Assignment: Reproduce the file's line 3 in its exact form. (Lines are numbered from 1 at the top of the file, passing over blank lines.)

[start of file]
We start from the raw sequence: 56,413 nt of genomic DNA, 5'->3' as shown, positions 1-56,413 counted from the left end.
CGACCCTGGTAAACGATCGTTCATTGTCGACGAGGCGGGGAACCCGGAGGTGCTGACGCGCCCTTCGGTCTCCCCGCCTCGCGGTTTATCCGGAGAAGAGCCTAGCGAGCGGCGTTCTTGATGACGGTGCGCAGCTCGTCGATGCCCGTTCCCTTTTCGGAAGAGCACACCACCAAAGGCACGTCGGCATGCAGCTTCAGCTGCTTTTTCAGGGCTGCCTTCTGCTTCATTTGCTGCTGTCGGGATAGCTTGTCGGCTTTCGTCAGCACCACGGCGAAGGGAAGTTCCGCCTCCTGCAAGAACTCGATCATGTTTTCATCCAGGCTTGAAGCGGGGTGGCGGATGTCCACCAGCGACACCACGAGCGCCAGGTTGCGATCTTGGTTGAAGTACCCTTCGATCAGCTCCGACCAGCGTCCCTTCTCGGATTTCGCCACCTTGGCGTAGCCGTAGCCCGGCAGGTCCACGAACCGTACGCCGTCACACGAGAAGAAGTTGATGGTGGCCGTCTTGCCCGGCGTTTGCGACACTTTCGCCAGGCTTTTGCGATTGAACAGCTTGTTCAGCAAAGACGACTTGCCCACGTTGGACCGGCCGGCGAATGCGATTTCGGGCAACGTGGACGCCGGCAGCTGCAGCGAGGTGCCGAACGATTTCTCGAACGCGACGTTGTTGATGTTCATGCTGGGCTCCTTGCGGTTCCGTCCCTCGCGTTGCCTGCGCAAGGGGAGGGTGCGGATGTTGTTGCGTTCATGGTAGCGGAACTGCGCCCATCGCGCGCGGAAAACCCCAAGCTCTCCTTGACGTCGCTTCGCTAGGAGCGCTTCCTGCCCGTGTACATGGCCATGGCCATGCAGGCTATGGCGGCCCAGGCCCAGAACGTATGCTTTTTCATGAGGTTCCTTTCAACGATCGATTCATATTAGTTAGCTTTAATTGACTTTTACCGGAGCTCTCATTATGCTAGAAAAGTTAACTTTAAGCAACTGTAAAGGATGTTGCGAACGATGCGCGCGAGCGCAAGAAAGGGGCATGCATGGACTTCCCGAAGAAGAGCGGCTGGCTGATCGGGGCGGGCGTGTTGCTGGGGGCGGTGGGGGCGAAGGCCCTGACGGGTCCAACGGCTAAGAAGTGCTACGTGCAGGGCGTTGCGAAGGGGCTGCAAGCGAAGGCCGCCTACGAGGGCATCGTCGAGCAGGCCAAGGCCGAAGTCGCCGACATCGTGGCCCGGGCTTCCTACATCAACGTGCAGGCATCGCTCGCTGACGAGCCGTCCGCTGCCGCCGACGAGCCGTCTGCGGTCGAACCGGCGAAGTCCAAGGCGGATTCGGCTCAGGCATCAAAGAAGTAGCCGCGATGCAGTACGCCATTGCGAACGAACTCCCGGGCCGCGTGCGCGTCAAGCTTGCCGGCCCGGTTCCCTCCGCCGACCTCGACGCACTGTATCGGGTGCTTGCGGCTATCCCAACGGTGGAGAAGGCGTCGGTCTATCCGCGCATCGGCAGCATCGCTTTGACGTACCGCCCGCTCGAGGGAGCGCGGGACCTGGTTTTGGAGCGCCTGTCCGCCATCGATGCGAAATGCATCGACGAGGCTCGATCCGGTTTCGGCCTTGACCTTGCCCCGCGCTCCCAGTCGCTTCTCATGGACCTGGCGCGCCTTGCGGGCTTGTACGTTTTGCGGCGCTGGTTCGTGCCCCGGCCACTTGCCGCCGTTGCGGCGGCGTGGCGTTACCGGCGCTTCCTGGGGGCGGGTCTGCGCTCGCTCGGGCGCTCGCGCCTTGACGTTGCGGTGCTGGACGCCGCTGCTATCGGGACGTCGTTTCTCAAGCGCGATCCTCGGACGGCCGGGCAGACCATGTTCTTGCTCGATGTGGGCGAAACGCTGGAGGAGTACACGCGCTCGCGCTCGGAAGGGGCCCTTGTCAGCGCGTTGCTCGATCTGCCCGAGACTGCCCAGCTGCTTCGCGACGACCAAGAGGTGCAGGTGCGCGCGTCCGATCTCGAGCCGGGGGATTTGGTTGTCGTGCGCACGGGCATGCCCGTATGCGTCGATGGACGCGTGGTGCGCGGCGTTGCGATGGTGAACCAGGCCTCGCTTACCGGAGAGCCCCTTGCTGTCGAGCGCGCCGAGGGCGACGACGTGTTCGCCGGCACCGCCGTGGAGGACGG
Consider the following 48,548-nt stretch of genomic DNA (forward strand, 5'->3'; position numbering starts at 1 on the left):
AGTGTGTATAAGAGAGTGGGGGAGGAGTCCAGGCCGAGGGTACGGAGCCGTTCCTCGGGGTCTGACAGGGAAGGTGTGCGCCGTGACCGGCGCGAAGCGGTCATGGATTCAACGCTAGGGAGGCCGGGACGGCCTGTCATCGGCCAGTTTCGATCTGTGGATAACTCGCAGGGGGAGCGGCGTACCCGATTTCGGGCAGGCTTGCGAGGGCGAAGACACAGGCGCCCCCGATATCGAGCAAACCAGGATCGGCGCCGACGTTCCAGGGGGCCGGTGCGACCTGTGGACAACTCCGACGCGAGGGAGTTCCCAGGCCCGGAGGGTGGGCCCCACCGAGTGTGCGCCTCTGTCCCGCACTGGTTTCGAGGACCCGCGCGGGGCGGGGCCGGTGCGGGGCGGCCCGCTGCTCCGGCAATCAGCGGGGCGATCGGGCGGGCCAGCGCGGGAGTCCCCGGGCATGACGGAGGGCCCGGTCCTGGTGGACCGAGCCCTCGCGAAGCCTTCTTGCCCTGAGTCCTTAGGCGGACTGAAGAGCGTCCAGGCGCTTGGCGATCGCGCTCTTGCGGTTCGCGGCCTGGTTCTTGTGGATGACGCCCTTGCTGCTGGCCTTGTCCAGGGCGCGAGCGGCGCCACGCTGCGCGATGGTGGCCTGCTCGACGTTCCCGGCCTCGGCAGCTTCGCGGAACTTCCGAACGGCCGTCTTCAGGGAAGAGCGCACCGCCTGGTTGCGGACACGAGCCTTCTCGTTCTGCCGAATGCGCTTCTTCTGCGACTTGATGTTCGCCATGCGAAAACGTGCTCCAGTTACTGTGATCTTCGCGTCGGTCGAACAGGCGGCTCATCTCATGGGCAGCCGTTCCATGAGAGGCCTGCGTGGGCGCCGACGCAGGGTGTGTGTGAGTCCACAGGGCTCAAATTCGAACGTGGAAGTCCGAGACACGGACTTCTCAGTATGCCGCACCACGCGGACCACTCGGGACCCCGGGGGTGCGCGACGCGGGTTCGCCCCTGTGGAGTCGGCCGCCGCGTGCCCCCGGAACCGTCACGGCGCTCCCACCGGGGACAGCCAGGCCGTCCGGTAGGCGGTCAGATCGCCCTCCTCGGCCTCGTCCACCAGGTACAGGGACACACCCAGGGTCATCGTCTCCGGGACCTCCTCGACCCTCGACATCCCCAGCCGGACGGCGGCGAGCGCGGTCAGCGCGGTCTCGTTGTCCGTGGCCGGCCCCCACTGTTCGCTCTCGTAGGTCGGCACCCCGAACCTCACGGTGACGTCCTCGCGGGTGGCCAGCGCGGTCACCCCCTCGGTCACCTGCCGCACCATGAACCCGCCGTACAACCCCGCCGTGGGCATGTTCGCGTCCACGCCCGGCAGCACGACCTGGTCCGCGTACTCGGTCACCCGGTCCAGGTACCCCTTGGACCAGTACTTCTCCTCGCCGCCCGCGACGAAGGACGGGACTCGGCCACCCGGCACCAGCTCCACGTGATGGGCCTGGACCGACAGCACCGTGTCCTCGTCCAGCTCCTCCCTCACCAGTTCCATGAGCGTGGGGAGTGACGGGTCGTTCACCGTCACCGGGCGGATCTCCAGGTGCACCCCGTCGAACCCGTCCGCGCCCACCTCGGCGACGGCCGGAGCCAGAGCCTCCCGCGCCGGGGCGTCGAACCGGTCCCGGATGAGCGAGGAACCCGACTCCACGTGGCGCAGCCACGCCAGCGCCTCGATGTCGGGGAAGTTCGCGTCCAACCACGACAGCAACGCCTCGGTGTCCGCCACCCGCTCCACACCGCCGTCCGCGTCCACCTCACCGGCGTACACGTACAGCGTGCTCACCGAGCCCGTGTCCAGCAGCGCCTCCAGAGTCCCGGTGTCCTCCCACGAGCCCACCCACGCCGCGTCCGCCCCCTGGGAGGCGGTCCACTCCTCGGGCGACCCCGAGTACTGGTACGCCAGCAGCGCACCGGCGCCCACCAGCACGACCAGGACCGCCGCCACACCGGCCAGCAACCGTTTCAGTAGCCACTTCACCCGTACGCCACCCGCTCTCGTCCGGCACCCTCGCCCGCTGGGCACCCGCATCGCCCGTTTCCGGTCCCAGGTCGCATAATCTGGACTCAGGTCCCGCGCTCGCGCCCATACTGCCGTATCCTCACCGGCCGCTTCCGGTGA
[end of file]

Consider the following 48,548-nt stretch of genomic DNA (forward strand, 5'->3'; position numbering starts at 1 on the left):